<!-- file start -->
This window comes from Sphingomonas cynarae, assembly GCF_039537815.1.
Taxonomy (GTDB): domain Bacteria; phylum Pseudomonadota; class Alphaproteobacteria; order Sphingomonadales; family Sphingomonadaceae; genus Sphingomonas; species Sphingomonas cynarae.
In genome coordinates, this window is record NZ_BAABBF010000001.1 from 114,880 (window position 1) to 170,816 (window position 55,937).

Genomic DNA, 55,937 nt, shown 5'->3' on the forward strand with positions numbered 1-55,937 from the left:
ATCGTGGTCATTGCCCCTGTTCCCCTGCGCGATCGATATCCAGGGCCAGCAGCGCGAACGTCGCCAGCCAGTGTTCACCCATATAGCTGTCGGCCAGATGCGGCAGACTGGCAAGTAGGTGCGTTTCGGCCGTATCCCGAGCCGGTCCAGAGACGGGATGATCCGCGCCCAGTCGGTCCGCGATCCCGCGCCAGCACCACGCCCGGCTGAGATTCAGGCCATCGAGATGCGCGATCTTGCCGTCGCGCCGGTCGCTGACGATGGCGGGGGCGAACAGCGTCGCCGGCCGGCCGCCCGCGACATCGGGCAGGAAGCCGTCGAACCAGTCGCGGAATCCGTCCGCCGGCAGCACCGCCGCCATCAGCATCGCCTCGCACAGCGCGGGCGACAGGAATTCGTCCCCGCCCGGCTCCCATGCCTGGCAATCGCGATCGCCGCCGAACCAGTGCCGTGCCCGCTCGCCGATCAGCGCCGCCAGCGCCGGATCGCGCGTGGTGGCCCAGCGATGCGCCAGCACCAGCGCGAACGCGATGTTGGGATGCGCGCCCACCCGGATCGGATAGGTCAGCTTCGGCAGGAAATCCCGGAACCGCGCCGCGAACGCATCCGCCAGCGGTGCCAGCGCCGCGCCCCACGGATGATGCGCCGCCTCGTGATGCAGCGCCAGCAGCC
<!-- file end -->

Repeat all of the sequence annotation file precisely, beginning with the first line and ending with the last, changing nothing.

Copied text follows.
This window comes from Sphingomonas cynarae, assembly GCF_039537815.1.
Taxonomy (GTDB): domain Bacteria; phylum Pseudomonadota; class Alphaproteobacteria; order Sphingomonadales; family Sphingomonadaceae; genus Sphingomonas; species Sphingomonas cynarae.
In genome coordinates, this window is record NZ_BAABBF010000001.1 from 114,880 (window position 1) to 170,816 (window position 55,937).

Genomic DNA, 55,937 nt, shown 5'->3' on the forward strand with positions numbered 1-55,937 from the left:
ATCGTGGTCATTGCCCCTGTTCCCCTGCGCGATCGATATCCAGGGCCAGCAGCGCGAACGTCGCCAGCCAGTGTTCACCCATATAGCTGTCGGCCAGATGCGGCAGACTGGCAAGTAGGTGCGTTTCGGCCGTATCCCGAGCCGGTCCAGAGACGGGATGATCCGCGCCCAGTCGGTCCGCGATCCCGCGCCAGCACCACGCCCGGCTGAGATTCAGGCCATCGAGATGCGCGATCTTGCCGTCGCGCCGGTCGCTGACGATGGCGGGGGCGAACAGCGTCGCCGGCCGGCCGCCCGCGACATCGGGCAGGAAGCCGTCGAACCAGTCGCGGAATCCGTCCGCCGGCAGCACCGCCGCCATCAGCATCGCCTCGCACAGCGCGGGCGACAGGAATTCGTCCCCGCCCGGCTCCCATGCCTGGCAATCGCGATCGCCGCCGAACCAGTGCCGTGCCCGCTCGCCGATCAGCGCCGCCAGCGCCGGATCGCGCGTGGTGGCCCAGCGATGCGCCAGCACCAGCGCGAACGCGATGTTGGGATGCGCGCCCACCCGGATCGGATAGGTCAGCTTCGGCAGGAAATCCCGGAACCGCGCCGCGAACGCATCCGCCAGCGGTGCCAGCGCCGCGCCCCACGGATGATGCGCCGCCTCGTGATGCAGCGCCAGCAGCC